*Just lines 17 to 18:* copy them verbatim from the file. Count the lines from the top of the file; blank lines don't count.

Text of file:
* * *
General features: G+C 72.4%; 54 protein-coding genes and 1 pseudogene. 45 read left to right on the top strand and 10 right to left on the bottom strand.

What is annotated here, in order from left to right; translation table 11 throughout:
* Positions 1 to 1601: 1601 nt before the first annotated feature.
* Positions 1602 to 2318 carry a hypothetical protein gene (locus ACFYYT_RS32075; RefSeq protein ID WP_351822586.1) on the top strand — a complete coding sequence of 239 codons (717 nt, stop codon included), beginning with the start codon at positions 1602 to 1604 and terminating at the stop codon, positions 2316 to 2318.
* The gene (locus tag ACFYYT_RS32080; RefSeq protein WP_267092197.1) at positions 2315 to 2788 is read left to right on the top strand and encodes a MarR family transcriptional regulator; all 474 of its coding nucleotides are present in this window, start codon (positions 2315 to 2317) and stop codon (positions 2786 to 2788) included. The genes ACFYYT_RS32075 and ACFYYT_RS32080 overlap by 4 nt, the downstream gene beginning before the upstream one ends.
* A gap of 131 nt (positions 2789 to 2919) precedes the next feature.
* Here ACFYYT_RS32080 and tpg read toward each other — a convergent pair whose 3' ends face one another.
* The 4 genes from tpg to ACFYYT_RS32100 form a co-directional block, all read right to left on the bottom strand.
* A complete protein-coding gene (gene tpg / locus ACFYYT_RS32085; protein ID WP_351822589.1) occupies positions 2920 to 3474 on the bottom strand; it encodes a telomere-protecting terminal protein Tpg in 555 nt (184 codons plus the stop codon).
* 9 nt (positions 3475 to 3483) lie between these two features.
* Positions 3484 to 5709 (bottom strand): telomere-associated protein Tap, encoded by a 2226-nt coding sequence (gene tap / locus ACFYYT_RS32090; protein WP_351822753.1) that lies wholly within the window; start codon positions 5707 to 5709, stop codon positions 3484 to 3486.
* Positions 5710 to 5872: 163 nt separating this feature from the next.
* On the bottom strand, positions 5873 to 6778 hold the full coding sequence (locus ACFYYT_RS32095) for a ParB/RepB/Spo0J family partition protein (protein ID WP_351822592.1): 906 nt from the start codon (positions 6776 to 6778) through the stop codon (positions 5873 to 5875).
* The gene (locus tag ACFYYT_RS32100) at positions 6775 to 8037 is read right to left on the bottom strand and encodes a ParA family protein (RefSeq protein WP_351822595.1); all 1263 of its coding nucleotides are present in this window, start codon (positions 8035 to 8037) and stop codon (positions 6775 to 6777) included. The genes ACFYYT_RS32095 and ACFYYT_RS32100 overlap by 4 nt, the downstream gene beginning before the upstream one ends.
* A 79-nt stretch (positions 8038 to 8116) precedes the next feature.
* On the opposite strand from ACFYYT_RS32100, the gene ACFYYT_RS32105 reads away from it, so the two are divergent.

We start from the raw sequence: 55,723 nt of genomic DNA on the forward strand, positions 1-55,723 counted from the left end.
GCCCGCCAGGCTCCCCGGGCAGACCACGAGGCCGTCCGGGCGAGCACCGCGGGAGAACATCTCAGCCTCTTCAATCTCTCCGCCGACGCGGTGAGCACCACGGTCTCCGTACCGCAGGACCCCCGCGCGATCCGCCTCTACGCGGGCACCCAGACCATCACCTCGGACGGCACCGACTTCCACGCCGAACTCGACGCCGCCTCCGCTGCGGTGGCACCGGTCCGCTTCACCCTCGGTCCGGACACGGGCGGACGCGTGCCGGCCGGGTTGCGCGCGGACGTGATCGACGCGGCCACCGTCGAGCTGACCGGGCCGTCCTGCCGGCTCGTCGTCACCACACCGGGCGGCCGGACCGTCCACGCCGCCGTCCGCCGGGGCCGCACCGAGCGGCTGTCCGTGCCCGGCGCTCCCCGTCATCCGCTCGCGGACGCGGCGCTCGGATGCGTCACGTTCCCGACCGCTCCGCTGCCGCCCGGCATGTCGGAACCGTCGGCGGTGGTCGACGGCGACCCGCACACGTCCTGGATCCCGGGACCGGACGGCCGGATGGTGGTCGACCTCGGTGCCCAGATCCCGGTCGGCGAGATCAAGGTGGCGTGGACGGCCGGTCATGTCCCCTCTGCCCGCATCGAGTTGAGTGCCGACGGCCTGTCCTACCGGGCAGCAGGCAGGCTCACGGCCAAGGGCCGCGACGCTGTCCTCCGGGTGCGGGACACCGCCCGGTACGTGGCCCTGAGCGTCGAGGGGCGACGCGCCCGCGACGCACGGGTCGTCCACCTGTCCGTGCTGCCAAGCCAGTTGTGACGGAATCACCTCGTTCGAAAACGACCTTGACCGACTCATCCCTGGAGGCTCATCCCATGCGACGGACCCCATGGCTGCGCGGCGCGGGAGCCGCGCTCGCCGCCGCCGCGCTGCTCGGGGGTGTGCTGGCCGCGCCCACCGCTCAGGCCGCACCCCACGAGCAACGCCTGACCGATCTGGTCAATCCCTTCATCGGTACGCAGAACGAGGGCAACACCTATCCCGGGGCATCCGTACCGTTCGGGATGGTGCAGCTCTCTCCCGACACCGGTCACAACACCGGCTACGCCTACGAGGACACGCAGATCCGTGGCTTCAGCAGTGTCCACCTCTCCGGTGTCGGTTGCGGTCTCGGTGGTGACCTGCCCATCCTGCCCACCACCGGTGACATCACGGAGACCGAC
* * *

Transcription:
We start from the raw sequence: 55,723 nt of genomic DNA on the forward strand, positions 1-55,723 counted from the left end.
GCCCGCCAGGCTCCCCGGGCAGACCACGAGGCCGTCCGGGCGAGCACCGCGGGAGAACATCTCAGCCTCTTCAATCTCTCCGCCGACGCGGTGAGCACCACGGTCTCCGTACCGCAGGACCCCCGCGCGATCCGCCTCTACGCGGGCACCCAGACCATCACCTCGGACGGCACCGACTTCCACGCCGAACTCGACGCCGCCTCCGCTGCGGTGGCACCGGTCCGCTTCACCCTCGGTCCGGACACGGGCGGACGCGTGCCGGCCGGGTTGCGCGCGGACGTGATCGACGCGGCCACCGTCGAGCTGACCGGGCCGTCCTGCCGGCTCGTCGTCACCACACCGGGCGGCCGGACCGTCCACGCCGCCGTCCGCCGGGGCCGCACCGAGCGGCTGTCCGTGCCCGGCGCTCCCCGTCATCCGCTCGCGGACGCGGCGCTCGGATGCGTCACGTTCCCGACCGCTCCGCTGCCGCCCGGCATGTCGGAACCGTCGGCGGTGGTCGACGGCGACCCGCACACGTCCTGGATCCCGGGACCGGACGGCCGGATGGTGGTCGACCTCGGTGCCCAGATCCCGGTCGGCGAGATCAAGGTGGCGTGGACGGCCGGTCATGTCCCCTCTGCCCGCATCGAGTTGAGTGCCGACGGCCTGTCCTACCGGGCAGCAGGCAGGCTCACGGCCAAGGGCCGCGACGCTGTCCTCCGGGTGCGGGACACCGCCCGGTACGTGGCCCTGAGCGTCGAGGGGCGACGCGCCCGCGACGCACGGGTCGTCCACCTGTCCGTGCTGCCAAGCCAGTTGTGACGGAATCACCTCGTTCGAAAACGACCTTGACCGACTCATCCCTGGAGGCTCATCCCATGCGACGGACCCCATGGCTGCGCGGCGCGGGAGCCGCGCTCGCCGCCGCCGCGCTGCTCGGGGGTGTGCTGGCCGCGCCCACCGCTCAGGCCGCACCCCACGAGCAACGCCTGACCGATCTGGTCAATCCCTTCATCGGTACGCAGAACGAGGGCAACACCTATCCCGGGGCATCCGTACCGTTCGGGATGGTGCAGCTCTCTCCCGACACCGGTCACAACACCGGCTACGCCTACGAGGACACGCAGATCCGTGGCTTCAGCAGTGTCCACCTCTCCGGTGTCGGTTGCGGTCTCGGTGGTGACCTGCCCATCCTGCCCACCACCGGTGACATCACGGAGACCGAC